[Updated March 14]
A local school district spokesperson was quoted in a Feb. 27 column in The Spokesman-Review. According to column author Chris Cargill, of the Washington Policy Center, the district spokesperson said: “Instead of criticism, we’d like some help” (“Schools don’t shine in index”). The quotation made me laugh. What kind of help would that be, exactly?
- For four years and six weeks, I’ve tried to persuade central-office administrators to adopt math materials that will get our children to college readiness in math. They don’t appear to want that help. On March 14, the executive director of instructional programs told parents the district wouldn't replace Connected Mathematics for at least two more years.
- I’ve tried to persuade a few principals to allow me to begin a free tutoring program in arithmetic. Other community members also have tried this. The district doesn’t appear to want that help.
- I’ve been asking questions since January 2007. I write this blog. I’ve written a book. Central-office administrators and a quorum of board directors appear uninterested in my research, my desires as a parent, my daughter’s needs, or what would cause me to spend four years in this way. Occasionally, I get a glimpse of what some of them think about me and my efforts to help the children. Often shockingly arrogant and immature, their comments also indicate they haven't budged an inch on reform math.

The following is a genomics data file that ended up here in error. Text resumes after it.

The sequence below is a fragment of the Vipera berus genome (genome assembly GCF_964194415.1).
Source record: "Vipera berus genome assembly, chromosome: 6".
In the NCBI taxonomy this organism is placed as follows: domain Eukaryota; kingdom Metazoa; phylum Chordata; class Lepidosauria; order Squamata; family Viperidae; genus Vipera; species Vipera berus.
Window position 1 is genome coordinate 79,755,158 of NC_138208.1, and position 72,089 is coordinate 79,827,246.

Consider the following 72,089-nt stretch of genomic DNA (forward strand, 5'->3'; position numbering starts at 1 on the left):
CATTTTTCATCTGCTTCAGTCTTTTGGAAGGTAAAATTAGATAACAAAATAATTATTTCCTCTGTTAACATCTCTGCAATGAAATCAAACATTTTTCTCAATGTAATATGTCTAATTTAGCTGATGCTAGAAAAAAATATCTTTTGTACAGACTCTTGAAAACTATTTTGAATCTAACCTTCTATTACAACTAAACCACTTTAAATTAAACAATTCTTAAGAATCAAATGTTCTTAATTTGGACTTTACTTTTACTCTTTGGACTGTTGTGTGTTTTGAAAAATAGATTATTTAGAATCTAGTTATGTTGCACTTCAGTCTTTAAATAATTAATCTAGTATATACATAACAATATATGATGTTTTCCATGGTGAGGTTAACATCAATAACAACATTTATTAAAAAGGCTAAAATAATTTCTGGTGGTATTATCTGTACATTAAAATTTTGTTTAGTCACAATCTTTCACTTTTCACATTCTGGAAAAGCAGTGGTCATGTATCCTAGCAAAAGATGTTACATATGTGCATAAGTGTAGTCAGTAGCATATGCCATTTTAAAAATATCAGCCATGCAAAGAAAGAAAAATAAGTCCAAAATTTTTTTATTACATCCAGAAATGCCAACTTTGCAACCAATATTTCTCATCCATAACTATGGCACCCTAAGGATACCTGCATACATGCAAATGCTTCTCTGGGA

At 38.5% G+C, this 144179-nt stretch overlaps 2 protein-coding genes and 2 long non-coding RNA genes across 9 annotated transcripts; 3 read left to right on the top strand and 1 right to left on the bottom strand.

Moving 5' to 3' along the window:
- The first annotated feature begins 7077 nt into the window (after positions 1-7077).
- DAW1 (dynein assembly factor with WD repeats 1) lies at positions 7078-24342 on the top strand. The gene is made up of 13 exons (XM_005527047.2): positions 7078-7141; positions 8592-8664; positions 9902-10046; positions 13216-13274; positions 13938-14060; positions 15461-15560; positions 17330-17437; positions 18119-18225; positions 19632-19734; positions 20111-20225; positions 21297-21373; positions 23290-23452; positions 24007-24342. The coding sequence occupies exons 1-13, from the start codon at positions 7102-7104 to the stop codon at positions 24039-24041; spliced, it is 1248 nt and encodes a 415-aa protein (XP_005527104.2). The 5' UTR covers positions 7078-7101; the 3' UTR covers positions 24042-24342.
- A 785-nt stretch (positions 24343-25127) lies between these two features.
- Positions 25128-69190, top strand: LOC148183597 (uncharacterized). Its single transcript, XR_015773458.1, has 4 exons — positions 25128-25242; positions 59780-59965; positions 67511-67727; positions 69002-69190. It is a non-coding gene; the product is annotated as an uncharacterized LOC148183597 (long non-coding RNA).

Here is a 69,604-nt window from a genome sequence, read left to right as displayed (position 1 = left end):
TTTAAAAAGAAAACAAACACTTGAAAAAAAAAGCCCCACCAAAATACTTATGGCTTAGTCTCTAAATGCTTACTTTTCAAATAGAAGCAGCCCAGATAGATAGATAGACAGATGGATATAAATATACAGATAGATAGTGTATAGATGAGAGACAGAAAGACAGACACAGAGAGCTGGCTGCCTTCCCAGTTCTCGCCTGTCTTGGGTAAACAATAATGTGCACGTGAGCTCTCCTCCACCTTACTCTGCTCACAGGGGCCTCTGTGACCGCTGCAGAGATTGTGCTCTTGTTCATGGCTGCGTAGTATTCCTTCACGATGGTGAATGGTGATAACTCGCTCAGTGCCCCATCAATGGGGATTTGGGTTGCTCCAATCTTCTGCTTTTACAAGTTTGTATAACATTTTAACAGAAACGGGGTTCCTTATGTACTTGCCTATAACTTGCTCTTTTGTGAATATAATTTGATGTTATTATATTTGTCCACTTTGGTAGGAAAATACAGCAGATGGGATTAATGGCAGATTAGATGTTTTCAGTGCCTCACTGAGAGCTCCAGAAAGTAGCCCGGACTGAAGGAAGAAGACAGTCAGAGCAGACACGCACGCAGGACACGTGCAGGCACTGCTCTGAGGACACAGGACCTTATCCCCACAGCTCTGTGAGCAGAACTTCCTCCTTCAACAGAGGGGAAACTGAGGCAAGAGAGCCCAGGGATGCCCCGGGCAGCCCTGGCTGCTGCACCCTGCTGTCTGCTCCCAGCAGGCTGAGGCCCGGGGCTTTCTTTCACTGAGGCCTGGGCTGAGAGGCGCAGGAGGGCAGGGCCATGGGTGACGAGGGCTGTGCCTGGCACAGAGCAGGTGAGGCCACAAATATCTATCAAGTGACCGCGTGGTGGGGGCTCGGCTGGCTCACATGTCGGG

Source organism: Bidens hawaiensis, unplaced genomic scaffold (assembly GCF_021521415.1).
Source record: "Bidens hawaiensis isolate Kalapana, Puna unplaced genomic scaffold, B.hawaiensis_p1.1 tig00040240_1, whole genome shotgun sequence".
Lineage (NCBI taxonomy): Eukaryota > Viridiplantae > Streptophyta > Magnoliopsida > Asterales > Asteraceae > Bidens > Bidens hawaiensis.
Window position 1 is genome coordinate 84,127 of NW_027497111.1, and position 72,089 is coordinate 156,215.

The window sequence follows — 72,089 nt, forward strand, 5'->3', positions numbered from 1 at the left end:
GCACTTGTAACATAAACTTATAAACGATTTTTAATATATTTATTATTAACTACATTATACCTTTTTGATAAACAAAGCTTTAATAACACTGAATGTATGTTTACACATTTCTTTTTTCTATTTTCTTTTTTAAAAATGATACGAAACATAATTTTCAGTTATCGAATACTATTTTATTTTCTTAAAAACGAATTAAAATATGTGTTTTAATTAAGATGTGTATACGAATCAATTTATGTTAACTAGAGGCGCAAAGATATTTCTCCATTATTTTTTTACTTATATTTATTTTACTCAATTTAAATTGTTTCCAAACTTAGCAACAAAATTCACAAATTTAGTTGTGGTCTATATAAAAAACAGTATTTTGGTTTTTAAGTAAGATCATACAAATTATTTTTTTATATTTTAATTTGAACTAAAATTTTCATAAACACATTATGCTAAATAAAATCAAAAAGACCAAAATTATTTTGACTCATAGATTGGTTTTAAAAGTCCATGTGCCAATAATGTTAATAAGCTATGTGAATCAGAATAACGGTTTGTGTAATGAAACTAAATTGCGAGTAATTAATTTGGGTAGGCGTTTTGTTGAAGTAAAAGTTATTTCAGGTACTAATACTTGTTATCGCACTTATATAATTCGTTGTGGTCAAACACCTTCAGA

- I’m working now with two STEM professionals to give people the information they need to help their children and grandchildren. Administrators definitely don’t want that help. They continue to argue passionately for their approach. It’s obvious to everyone but them that this approach completely fails the children.
- Effective teacher
- Prepared student
- Efficient and effective curriculum (learning materials)
- Focused and effective learning environment
I built the Square of Effective Learning because administrators and instructional coaches continually divert the conversation away from the math materials. Spokane’s K-8 math materials have been criticized across this country, from border-to-border and from coast-to-coast since their inception. They have wreaked devastation in every community, every income level, and every ethnicity. Spokane’s leadership has so far refused to replace its K-8 materials with math textbooks that are efficient, effective and sufficient.
- high remediation rates in college in math and English
- low pass rates on state tests that required less than 60% to pass
- low levels of student skills, to a point where students know almost no grammar, can’t add fractions together, don’t understand the number line, and can’t accurately subtract simple numbers without the use of a calculator
- a net loss of thousands of full-time-enrolled students
- high dropout rates, even in middle school
- complaints from parents and community members
- ever-increasing expenditures per student
Please note: The information in this post is copyrighted. The proper citation is
Rogers, L. (March 2011). "Poverty NOT the problem with K-12 math." Retrieved (date) from the Betrayed Web site: http://betrayed-whyeducationisfailing.blogspot.com/